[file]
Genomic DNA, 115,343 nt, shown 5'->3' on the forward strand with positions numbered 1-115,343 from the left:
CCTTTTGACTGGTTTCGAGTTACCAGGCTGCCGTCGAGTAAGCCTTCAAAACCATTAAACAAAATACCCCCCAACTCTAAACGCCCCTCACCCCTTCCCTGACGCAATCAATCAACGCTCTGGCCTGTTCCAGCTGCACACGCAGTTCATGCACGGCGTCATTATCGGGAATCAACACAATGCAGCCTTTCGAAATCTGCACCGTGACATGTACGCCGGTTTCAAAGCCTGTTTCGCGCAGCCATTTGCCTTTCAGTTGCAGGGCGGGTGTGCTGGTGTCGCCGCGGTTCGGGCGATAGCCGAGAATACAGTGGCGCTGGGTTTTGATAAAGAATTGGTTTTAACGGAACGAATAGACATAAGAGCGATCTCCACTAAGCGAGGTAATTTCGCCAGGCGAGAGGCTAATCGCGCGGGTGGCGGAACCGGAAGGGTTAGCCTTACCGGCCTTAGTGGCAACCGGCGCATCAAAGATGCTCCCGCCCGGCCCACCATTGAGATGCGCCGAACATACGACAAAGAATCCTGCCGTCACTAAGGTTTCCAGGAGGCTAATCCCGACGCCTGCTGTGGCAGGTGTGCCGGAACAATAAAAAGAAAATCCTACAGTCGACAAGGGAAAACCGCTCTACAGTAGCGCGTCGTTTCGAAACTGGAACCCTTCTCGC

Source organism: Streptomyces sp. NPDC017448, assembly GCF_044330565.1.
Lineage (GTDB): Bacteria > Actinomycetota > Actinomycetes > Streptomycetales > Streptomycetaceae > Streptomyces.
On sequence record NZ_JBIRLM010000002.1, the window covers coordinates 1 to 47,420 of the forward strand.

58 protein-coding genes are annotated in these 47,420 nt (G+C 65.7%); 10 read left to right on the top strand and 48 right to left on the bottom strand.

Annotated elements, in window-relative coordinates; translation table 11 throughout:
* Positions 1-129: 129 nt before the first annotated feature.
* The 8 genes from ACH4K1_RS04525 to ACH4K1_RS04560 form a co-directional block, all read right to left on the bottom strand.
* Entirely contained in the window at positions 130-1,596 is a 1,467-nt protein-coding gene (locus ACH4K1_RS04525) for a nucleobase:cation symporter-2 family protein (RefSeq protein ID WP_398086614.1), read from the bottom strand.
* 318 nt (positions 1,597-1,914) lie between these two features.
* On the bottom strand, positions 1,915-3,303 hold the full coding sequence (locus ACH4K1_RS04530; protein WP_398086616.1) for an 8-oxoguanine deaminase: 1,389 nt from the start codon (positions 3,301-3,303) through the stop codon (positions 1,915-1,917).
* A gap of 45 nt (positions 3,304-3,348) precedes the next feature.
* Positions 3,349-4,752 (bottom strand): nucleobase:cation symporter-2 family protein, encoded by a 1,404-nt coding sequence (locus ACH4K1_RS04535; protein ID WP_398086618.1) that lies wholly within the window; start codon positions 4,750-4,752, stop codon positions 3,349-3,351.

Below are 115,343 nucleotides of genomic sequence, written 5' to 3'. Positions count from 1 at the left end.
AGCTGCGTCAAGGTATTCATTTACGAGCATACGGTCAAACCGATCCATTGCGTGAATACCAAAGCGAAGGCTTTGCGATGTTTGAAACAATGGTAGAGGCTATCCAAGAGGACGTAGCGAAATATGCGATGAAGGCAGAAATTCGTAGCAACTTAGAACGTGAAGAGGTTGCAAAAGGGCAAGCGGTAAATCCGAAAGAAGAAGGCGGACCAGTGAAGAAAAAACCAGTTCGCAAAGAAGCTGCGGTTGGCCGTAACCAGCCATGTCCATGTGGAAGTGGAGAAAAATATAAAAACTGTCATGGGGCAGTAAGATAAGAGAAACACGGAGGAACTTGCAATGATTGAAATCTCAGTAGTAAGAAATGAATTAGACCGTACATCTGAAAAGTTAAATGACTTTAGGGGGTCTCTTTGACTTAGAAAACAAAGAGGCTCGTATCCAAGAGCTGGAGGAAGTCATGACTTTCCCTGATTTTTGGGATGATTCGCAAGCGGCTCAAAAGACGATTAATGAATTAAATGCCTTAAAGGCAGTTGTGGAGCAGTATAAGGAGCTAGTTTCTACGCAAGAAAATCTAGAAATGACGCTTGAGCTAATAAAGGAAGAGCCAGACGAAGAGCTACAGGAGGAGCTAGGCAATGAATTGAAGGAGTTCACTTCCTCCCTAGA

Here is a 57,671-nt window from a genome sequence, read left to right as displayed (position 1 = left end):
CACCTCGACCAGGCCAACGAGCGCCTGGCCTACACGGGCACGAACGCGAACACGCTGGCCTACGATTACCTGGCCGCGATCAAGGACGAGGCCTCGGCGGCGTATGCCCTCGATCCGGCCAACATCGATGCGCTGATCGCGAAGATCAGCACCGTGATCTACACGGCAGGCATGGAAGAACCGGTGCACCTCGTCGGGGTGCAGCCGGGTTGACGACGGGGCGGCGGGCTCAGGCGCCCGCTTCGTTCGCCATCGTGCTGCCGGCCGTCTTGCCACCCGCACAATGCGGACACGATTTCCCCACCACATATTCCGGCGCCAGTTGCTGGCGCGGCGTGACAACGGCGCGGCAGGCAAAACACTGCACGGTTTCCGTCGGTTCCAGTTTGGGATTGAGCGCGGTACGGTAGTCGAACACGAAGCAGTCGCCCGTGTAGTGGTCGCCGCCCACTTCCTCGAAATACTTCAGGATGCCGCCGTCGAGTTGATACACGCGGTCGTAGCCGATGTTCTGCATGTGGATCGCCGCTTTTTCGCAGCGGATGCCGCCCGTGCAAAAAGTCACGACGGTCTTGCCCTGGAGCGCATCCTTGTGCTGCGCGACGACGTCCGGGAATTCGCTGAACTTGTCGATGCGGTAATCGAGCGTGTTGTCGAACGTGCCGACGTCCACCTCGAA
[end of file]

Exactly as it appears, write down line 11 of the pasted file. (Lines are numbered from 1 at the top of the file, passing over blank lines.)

* 318 nt (positions 1,597-1,914) lie between these two features.